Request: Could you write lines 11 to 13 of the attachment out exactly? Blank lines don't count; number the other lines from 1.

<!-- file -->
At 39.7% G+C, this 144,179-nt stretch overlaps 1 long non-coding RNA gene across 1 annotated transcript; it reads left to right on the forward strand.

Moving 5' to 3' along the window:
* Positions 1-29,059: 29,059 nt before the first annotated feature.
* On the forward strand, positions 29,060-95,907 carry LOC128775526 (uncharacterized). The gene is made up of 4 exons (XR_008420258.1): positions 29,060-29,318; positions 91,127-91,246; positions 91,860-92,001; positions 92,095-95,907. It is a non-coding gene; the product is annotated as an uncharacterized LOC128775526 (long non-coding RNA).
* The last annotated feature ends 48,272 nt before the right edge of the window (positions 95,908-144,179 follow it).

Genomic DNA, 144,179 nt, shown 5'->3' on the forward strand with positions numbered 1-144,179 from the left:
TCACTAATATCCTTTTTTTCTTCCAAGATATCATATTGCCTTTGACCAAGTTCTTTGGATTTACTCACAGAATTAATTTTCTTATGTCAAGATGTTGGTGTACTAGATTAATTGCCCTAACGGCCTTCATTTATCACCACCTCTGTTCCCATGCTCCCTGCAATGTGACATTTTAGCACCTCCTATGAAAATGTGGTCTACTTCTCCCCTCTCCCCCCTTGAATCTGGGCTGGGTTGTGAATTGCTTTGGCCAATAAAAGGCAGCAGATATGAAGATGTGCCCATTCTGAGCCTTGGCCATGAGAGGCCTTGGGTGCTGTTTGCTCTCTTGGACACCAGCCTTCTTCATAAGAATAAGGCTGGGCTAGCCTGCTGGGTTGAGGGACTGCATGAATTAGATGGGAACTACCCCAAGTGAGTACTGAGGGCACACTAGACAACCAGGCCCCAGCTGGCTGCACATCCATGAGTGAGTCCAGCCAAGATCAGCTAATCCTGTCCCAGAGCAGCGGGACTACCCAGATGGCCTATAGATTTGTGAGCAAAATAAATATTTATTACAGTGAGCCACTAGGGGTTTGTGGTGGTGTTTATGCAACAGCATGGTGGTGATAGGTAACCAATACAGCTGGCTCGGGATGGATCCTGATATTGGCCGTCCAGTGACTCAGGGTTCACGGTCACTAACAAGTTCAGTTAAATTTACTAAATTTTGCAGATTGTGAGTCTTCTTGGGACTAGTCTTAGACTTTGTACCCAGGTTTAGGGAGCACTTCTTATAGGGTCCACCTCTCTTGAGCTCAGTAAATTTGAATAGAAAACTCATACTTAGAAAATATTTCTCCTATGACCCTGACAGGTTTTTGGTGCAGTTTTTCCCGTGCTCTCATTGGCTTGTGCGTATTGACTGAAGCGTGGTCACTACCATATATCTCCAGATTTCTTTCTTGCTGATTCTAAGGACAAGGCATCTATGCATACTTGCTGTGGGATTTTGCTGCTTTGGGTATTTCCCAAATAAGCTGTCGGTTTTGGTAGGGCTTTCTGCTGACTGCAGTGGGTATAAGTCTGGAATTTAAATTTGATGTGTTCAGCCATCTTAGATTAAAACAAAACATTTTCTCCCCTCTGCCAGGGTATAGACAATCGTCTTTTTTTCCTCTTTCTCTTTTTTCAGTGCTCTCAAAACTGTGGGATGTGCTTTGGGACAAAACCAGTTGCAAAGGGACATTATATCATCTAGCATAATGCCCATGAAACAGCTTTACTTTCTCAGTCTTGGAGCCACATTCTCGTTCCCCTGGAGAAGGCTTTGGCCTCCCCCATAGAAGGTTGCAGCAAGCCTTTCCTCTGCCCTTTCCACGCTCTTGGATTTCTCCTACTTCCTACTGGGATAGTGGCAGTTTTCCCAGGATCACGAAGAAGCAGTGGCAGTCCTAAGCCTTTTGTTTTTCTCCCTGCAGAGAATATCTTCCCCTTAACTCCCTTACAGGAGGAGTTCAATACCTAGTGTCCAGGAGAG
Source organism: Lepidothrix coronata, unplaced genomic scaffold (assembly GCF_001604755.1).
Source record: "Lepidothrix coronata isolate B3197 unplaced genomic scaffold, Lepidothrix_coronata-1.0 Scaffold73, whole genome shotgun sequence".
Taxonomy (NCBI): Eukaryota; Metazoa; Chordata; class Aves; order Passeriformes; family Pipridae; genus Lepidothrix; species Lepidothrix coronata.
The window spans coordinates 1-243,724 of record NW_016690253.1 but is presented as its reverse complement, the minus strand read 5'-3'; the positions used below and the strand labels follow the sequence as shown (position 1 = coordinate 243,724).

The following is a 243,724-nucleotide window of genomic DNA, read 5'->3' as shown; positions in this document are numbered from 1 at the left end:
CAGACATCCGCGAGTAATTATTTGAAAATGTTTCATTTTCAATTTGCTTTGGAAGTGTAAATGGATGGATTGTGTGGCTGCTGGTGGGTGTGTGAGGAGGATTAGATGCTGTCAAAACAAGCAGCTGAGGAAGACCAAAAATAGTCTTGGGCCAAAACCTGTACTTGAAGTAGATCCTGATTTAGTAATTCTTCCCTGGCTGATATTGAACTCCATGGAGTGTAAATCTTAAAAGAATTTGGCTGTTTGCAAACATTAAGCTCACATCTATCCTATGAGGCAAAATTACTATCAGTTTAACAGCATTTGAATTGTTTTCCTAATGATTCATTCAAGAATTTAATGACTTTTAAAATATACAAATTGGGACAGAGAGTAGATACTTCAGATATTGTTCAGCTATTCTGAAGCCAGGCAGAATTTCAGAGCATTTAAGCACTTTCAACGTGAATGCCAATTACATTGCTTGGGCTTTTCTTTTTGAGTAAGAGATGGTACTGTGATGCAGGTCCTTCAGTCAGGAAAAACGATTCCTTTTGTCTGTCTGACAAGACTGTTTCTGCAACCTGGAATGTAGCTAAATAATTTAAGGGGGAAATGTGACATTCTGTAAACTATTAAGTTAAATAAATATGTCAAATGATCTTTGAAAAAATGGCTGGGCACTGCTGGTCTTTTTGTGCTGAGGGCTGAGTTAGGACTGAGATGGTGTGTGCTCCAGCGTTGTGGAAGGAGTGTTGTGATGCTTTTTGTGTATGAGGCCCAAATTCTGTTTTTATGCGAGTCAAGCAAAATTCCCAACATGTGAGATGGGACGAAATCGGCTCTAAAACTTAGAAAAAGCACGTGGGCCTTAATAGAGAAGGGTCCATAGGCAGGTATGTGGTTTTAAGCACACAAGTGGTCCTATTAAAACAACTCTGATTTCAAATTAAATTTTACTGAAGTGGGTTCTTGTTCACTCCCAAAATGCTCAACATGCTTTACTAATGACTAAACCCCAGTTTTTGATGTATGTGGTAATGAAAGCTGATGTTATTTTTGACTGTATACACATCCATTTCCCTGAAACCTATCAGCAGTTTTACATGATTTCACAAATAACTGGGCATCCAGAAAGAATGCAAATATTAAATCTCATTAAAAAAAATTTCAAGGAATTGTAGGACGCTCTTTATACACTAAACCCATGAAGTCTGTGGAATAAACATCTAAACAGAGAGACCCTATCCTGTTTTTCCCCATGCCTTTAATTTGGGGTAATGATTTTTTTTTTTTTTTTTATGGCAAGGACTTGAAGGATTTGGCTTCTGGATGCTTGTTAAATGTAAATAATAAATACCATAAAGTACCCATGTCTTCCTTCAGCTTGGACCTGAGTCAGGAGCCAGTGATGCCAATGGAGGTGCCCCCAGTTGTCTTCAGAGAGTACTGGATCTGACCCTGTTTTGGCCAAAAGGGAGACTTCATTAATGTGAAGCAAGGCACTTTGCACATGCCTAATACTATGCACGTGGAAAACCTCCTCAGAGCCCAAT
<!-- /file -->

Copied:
The window spans coordinates 1-243,724 of record NW_016690253.1 but is presented as its reverse complement, the minus strand read 5'-3'; the positions used below and the strand labels follow the sequence as shown (position 1 = coordinate 243,724).

The following is a 243,724-nucleotide window of genomic DNA, read 5'->3' as shown; positions in this document are numbered from 1 at the left end:
CAGACATCCGCGAGTAATTATTTGAAAATGTTTCATTTTCAATTTGCTTTGGAAGTGTAAATGGATGGATTGTGTGGCTGCTGGTGGGTGTGTGAGGAGGATTAGATGCTGTCAAAACAAGCAGCTGAGGAAGACCAAAAATAGTCTTGGGCCAAAACCTGTACTTGAAGTAGATCCTGATTTAGTAATTCTTCCCTGGCTGATATTGAACTCCATGGAGTGTAAATCTTAAAAGAATTTGGCTGTTTGCAAACATTAAGCTCACATCTATCCTATGAGGCAAAATTACTATCAGTTTAACAGCATTTGAATTGTTTTCCTAATGATTCATTCAAGAATTTAATGACTTTTAAAATATACAAATTGGGACAGAGAGTAGATACTTCAGATATTGTTCAGCTATTCTGAAGCCAGGCAGAATTTCAGAGCATTTAAGCACTTTCAACGTGAATGCCAATTACATTGCTTGGGCTTTTCTTTTTGAGTAAGAGATGGTACTGTGATGCAGGTCCTTCAGTCAGGAAAAACGATTCCTTTTGTCTGTCTGACAAGACTGTTTCTGCAACCTGGAATGTAGCTAAATAATTTAAGGGGGAAATGTGACATTCTGTAAACTATTAAGTTAAATAAATATGTCAAATGATCTTTGAAAAAATGGCTGGGCACTGCTGGTCTTTTTGTGCTGAGGGCTGAGTTAGGACTGAGATGGTGTGTGCTCCAGCGTTGTGGAAGGAGTGTTGTGATGCTTTTTGTGTATGAGGCCCAAATTCTGTTTTTATGCGAGTCAAGCAAAATTCCCAACATGTGAGATGGGACGAAATCGGCTCTAAAACTTAGAAAAAGCACGTGGGCCTTAATAGAGAAGGGTCCATAGGCAGGTATGTGGTTTTAAGCACACAAGTGGTCCTATTAAAACAACTCTGATTTCAAATTAAATTTTACTGAAGTGGGTTCTTGTTCACTCCCAAAATGCTCAACATGCTTTACTAATGACTAAACCCCAGTTTTTGATGTATGTGGTAATGAAAGCTGATGTTATTTTTGACTGTATACACATCCATTTCCCTGAAACCTATCAGCAGTTTTACATGATTTCACAAATAACTGGGCATCCAGAAAGAATGCAAATATTAAATCTCATTAAAAAAAATTTCAAGGAATTGTAGGACGCTCTTTATACACTAAACCCATGAAGTCTGTGGAATAAACATCTAAACAGAGAGACCCTATCCTGTTTTTCCCCATGCCTTTAATTTGGGGTAATGATTTTTTTTTTTTTTTTTATGGCAAGGACTTGAAGGATTTGGCTTCTGGATGCTTGTTAAATGTAAATAATAAATACCATAAAGTACCCATGTCTTCCTTCAGCTTGGACCTGAGTCAGGAGCCAGTGATGCCAATGGAGGTGCCCCCAGTTGTCTTCAGAGAGTACTGGATCTGACCCTGTTTTGGCCAAAAGGGAGACTTCATTAATGTGAAGCAAGGCACTTTGCACATGCCTAATACTATGCACGTGGAAAACCTCCTCAGAGCCCAAT